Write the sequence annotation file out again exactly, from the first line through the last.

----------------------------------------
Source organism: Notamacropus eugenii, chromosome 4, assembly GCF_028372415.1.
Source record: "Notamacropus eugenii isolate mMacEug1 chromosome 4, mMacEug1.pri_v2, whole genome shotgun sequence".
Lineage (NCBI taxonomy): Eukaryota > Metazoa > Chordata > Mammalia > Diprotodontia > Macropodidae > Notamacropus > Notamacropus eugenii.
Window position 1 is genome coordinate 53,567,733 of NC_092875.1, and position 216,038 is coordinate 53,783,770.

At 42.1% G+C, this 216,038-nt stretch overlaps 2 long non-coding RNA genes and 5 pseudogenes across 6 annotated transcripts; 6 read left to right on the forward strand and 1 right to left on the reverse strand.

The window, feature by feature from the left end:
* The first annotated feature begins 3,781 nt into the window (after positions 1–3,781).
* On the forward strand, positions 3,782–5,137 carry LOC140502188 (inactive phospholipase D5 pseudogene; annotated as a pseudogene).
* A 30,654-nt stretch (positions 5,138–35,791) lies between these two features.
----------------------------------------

Source organism: Notamacropus eugenii, chromosome 4, assembly GCF_028372415.1.
Source record: "Notamacropus eugenii isolate mMacEug1 chromosome 4, mMacEug1.pri_v2, whole genome shotgun sequence".
Lineage (NCBI taxonomy): Eukaryota > Metazoa > Chordata > Mammalia > Diprotodontia > Macropodidae > Notamacropus > Notamacropus eugenii.
Window position 1 is genome coordinate 53,567,733 of NC_092875.1, and position 216,038 is coordinate 53,783,770.

At 42.1% G+C, this 216,038-nt stretch overlaps 2 long non-coding RNA genes and 5 pseudogenes across 6 annotated transcripts; 6 read left to right on the forward strand and 1 right to left on the reverse strand.

The window, feature by feature from the left end:
* The first annotated feature begins 3,781 nt into the window (after positions 1–3,781).
* On the forward strand, positions 3,782–5,137 carry LOC140502188 (inactive phospholipase D5 pseudogene; annotated as a pseudogene).
* A 30,654-nt stretch (positions 5,138–35,791) lies between these two features.